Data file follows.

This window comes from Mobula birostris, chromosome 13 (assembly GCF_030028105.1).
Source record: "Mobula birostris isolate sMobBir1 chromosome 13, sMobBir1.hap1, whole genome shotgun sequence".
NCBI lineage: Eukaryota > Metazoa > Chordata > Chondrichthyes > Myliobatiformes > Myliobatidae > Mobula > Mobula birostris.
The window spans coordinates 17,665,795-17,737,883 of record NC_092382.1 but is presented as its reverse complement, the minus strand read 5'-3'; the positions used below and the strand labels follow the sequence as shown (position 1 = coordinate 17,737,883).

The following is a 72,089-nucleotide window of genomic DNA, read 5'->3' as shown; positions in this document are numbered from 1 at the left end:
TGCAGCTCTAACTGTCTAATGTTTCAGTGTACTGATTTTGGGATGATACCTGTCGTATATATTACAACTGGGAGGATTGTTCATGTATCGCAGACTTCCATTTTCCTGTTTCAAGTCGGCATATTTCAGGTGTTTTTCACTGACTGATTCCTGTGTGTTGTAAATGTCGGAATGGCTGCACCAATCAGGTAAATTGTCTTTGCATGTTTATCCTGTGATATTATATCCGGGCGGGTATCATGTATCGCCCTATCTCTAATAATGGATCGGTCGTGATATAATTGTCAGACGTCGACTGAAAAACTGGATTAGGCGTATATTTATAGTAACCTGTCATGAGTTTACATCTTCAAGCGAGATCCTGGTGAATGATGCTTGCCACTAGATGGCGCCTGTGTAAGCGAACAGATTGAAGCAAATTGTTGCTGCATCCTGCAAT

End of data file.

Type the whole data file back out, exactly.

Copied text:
This window comes from Mobula birostris, chromosome 13 (assembly GCF_030028105.1).
Source record: "Mobula birostris isolate sMobBir1 chromosome 13, sMobBir1.hap1, whole genome shotgun sequence".
NCBI lineage: Eukaryota > Metazoa > Chordata > Chondrichthyes > Myliobatiformes > Myliobatidae > Mobula > Mobula birostris.
The window spans coordinates 17,665,795-17,737,883 of record NC_092382.1 but is presented as its reverse complement, the minus strand read 5'-3'; the positions used below and the strand labels follow the sequence as shown (position 1 = coordinate 17,737,883).

The following is a 72,089-nucleotide window of genomic DNA, read 5'->3' as shown; positions in this document are numbered from 1 at the left end:
TGCAGCTCTAACTGTCTAATGTTTCAGTGTACTGATTTTGGGATGATACCTGTCGTATATATTACAACTGGGAGGATTGTTCATGTATCGCAGACTTCCATTTTCCTGTTTCAAGTCGGCATATTTCAGGTGTTTTTCACTGACTGATTCCTGTGTGTTGTAAATGTCGGAATGGCTGCACCAATCAGGTAAATTGTCTTTGCATGTTTATCCTGTGATATTATATCCGGGCGGGTATCATGTATCGCCCTATCTCTAATAATGGATCGGTCGTGATATAATTGTCAGACGTCGACTGAAAAACTGGATTAGGCGTATATTTATAGTAACCTGTCATGAGTTTACATCTTCAAGCGAGATCCTGGTGAATGATGCTTGCCACTAGATGGCGCCTGTGTAAGCGAACAGATTGAAGCAAATTGTTGCTGCATCCTGCAAT